Heard today from my ScholComm colleague Lana Wood that the President at CSU East Bay today signed the Green Open Access Policy passed for the second year in a row by their Academic Senate. Congrats to Lana, her policy co-champion (Vanessa Yingling from Kinesiology), the CSUEB Committee on Research, the CSUEB Academic Senate, and the CSUEB President on being on the first CSU to achieve this honor. CSUEB joins the hallowed ranks of the UCs, Harvard, MIT, Caltech, Stanford, and lots of R1, R2, M1, M2, and Liberal Arts institutions that have passed such policies!
This is not only a tremendous honor for Lana and CSUEB, but also a significant milestone in the Open Access movement and achievement in the scientific community and for the public good. Like comparable Green OA opt-out policies at other universities, this one retains faculty copyright over articles and secures default open access licenses that benefit students, the general public, and institutional web/repository usage. It’s a win-win-win for everyone except publisher monopolies. And it finally got done at the nation’s largest public university system!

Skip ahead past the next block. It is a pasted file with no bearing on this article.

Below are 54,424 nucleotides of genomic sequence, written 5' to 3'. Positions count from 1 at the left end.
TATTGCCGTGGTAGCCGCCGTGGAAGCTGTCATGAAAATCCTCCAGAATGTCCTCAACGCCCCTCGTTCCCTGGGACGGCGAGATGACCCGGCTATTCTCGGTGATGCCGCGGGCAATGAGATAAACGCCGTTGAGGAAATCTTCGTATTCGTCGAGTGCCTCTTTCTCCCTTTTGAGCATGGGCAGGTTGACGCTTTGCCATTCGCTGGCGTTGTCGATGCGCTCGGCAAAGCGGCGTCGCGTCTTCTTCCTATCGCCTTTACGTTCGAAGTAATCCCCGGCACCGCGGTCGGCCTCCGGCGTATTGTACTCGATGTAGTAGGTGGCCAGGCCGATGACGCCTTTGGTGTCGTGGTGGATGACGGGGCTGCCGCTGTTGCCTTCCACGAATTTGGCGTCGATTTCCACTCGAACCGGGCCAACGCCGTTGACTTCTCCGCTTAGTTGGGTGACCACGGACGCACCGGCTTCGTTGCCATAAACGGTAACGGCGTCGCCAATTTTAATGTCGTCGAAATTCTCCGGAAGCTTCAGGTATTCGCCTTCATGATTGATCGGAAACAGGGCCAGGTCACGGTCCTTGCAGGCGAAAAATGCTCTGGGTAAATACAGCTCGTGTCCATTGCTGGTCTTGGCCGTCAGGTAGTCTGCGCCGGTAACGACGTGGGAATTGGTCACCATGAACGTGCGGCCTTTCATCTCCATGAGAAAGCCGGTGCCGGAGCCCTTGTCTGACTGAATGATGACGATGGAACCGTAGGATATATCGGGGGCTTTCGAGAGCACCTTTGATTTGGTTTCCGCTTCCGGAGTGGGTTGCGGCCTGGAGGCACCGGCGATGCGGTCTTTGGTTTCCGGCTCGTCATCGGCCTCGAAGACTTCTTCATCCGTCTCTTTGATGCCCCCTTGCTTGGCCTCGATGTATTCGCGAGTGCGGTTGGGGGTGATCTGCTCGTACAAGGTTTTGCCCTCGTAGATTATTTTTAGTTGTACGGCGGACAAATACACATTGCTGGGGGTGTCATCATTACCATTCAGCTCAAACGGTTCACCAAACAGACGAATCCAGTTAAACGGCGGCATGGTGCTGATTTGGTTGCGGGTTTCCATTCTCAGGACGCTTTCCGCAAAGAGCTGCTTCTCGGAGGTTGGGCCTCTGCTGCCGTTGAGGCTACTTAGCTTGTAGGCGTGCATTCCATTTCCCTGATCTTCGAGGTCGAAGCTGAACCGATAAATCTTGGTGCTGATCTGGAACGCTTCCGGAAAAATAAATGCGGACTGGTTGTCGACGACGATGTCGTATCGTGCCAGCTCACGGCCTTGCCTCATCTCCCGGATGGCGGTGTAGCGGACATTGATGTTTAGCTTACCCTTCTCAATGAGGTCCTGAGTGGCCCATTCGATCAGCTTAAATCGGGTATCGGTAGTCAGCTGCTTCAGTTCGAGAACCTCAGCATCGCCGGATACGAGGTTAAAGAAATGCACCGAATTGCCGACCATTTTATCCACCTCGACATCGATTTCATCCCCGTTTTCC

At this summer’s CSU Digital Repositories meeting, Lana will present on her successful efforts and advise librarians and teaching faculty about how our 22 other CSU campuses can pass virtually identical policies, giving similar benefits and simplifying the administration and implementation of these policies in our shared ScholarWorks repository.
Our efforts at Fullerton over the past five years led to a virtually identical policy being passed out of committee four times, but unwritten legal concerns were cited across three consecutive years to prevent it from getting out of Executive committee and getting a vote in plenary Senate. It’s been a frustrating slog, especially since this obstructive and/or apathetic pattern continued even after CSU Statewide Senate unanimously passed AS-3376/19-FA, calling for a systemwide CSU Green OA policy and accompanied by letters of support from attorneys and copyright experts at Harvard, the UC, and KU.
Here’s hoping that CSU administrators have finally reached a tipping point and are poised to shift from recalcitrance to support and even leadership in the Open Access movement, following the example of leaders like former UC President Janet Napolitano. Our students and the general public deserve that. The future and the world aren’t waiting for you anymore.